U.S. markets closed
  • S&P 500

    3,635.41
    +57.82 (+1.62%)
     
  • Dow 30

    30,046.24
    +454.97 (+1.54%)
     
  • Nasdaq

    12,036.79
    +156.15 (+1.31%)
     
  • Russell 2000

    1,853.53
    +35.23 (+1.94%)
     
  • Crude Oil

    44.82
    -0.09 (-0.20%)
     
  • Gold

    1,805.20
    +0.60 (+0.03%)
     
  • Silver

    23.25
    -0.05 (-0.24%)
     
  • EUR/USD

    1.1898
    +0.0052 (+0.44%)
     
  • 10-Yr Bond

    0.8820
    +0.0250 (+2.92%)
     
  • GBP/USD

    1.3364
    +0.0042 (+0.31%)
     
  • USD/JPY

    104.5340
    +0.0460 (+0.04%)
     
  • BTC-USD

    19,087.78
    +635.82 (+3.45%)
     
  • CMC Crypto 200

    377.31
    +7.56 (+2.04%)
     
  • FTSE 100

    6,432.17
    +98.33 (+1.55%)
     
  • Nikkei 225

    26,165.59
    +638.22 (+2.50%)
     

President-elect Biden's tax plan will likely make companies leave the US: NYC billionaire businessman

Alexis Christoforous
·Anchor
·3 min read

President-elect Joe Biden has promised to raise taxes on America’s richest corporations “on day one” of his presidency.

Morris Pearl, a former managing director at BlackRock, writes that the Biden tax plan could be one of the most progressive the country has ever had that “maps out an equitable future for America.”

Billionaire businessman John Catsimatidis disagrees. As CEO of Red Apple Group, Catsimatidis owns the largest supermarket chain in New York City, in addition to owning and operating assets in the energy, real estate, finance and insurance industries.

“Giving the government more money to spend the government way — is pretty dumb. I don't think the government has been spending money the right way in the last few years, and I believe low taxes has attracted companies to come back to the United States,” Catsimatidis told Yahoo Finance Live. “[If they raise taxes] all they’re going to do is find a way to leave again.”

President Trump’s 2017 tax cuts reduced the corporate rate to its current 21% from 35%, one of the highest in the world. Biden wants to raise the rate to 28%, which is still lower than it’s been anytime between World War II and Trump’s tax cuts. Biden also supports a so-called “Amazon Rule,” which involves a 15% minimum tax rate on net annual income for corporations making over $100 million a year. It’s a way to prevent companies including Netflix, Starbucks and the rules’ namesake from dodging their tax bill because of loopholes and special tax breaks.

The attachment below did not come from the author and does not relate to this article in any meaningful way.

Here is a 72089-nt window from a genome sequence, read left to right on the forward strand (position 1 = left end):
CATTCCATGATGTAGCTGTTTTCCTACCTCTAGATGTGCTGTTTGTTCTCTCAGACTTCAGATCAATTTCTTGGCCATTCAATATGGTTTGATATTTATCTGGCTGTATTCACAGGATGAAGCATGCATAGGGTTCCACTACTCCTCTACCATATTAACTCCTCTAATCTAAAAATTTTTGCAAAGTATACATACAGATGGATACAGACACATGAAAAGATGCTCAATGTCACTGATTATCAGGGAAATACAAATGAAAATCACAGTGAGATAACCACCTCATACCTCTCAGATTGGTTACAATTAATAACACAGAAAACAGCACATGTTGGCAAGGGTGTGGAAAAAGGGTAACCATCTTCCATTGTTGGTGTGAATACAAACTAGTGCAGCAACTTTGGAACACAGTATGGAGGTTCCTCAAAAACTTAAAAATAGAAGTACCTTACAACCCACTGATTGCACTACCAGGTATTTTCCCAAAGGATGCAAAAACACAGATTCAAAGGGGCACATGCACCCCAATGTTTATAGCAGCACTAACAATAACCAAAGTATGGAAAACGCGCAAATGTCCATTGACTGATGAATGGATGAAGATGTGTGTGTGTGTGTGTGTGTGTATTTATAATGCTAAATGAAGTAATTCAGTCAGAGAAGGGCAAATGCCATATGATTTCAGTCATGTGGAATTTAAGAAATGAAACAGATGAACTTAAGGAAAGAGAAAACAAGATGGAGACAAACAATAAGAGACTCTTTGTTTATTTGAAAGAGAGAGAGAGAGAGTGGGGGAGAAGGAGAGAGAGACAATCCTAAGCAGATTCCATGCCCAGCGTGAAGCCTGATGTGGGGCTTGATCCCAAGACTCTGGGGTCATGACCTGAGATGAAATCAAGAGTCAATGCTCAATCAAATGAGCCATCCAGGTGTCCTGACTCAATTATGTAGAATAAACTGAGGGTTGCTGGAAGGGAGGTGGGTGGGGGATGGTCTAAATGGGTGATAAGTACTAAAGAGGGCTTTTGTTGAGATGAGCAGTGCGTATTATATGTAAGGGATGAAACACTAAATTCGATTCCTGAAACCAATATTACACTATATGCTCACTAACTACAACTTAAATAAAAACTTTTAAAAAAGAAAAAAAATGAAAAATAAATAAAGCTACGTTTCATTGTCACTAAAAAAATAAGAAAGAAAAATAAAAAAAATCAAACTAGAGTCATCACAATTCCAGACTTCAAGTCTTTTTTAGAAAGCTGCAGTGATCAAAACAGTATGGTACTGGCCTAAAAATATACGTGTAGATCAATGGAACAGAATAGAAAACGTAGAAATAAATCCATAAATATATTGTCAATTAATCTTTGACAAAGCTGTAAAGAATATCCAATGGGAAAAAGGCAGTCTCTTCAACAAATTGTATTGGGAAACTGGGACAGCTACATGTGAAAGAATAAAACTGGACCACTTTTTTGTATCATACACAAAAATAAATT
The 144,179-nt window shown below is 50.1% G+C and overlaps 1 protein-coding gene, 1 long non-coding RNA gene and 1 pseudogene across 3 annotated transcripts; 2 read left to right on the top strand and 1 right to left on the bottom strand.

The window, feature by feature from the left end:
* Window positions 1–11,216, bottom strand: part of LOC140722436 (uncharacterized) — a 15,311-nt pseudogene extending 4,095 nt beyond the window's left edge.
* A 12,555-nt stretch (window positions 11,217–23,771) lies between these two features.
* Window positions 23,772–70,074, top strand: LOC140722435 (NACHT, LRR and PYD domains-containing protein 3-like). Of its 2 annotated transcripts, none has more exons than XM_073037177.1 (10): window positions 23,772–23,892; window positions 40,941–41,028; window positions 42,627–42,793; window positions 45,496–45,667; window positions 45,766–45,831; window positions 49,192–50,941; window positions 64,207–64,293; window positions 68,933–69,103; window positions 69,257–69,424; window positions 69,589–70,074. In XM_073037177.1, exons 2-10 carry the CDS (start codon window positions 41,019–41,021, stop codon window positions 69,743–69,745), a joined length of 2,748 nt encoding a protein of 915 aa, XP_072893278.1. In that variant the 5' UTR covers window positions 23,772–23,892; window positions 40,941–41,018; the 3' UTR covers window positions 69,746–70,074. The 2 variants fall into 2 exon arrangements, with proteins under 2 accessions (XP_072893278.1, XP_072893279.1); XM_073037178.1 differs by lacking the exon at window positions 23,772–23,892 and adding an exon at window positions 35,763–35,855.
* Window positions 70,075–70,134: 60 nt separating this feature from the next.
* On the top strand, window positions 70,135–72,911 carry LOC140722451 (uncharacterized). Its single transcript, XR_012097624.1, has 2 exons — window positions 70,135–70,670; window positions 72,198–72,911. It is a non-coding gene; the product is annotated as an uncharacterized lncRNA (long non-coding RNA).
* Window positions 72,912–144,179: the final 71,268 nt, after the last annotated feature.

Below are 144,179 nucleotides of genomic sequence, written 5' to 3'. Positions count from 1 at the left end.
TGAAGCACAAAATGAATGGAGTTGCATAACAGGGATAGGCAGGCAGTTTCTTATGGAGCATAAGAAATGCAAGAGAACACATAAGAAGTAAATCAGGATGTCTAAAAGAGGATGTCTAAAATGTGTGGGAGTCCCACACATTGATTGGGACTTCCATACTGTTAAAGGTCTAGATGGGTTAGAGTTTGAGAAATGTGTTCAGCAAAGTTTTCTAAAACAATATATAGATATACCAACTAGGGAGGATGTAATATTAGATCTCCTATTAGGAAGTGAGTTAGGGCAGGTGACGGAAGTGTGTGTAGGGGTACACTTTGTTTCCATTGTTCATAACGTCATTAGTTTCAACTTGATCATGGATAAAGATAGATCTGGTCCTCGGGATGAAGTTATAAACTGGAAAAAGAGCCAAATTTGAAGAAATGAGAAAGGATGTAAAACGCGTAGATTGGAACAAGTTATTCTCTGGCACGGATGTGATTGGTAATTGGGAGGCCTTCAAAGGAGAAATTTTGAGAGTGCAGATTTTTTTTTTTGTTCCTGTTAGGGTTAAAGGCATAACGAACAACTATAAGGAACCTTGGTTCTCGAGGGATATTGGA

On individuals, Biden proposes raising the income tax rate on people who earn over $400,000 a year from 37% to just under 40%, as well as raising the capital gains tax rate for the nation’s highest earners.

The top 5% would bring in most of the tax revenue. (Graphic: David Foster/Yahoo Finance)
The top 5% would bring in most of the tax revenue. (Graphic: David Foster/Yahoo Finance)

Catsimatidis said the problem with American politics is that, unlike CEOs of corporations, politicians don’t know how to effectively cut costs and only know how to “raise, raise, raise” taxes.

A vocal Trump supporter and campaign donor, Catsimatidis said Trump should not concede the presidency to Biden until all votes are counted.

“The electoral college doesn't meet until the middle of December,” said Catsimatidis. “Let's go through the process. Let the Justice Department do their job. Let the FBI do their job. Let the lawsuits, the Supreme Court do their job. And whoever is elected president of the United States on December 14, I will salute him as Mr. President.”

Catsimatidis has his own political aspirations. He ran for mayor of New York City as a Republican in 2013 and lost the party nomination to former Metropolitan Transportation Authority head Joe Lhota.

Republican candidates for mayor of New York Joe Lhota, left, and John Catsimatidis participate in a debate, Sunday, Sept. 8, 2013 in New York. The primary is Tuesday, Sept. 10 and the general election is Nov. 5. (AP Photo/Wall Street Journal, Andrew Hinderaker, Pool)
Republican candidates for mayor of New York Joe Lhota, left, and John Catsimatidis participate in a debate, Sunday, Sept. 8, 2013 in New York. (AP Photo/Wall Street Journal, Andrew Hinderaker, Pool)

“I am very concerned about New York City. I've talked to Cushman and Wakefield. A lot of big companies, if they have 10,000 employees in Manhattan or in New York City, they're looking to cut it in half. So I think New York could have a permanent problem because of this. A common sense mayor will be able to fix it,” he said.

Catsimatidis said his supporters are urging him to run for New York City mayor in 2021, in what’s already shaping up to be a crowded race to succeed Mayor Bill de Blasio.

“I haven't made up my mind. You know, I'm enjoying my life. And I'm enjoying my children. I'm enjoying showing my children how to run our companies,” Catsimatidis said. “See me in January.”

Alexis Christoforous is an anchor and reporter for Yahoo Finance. Follow her on Twitter @AlexisTVNews.

Follow Yahoo Finance on Twitter, Facebook, Instagram, Flipboard, SmartNews, LinkedIn, YouTube, and reddit.

Find live stock market quotes and the latest business and finance news

For tutorials and information on investing and trading stocks, check out Cashay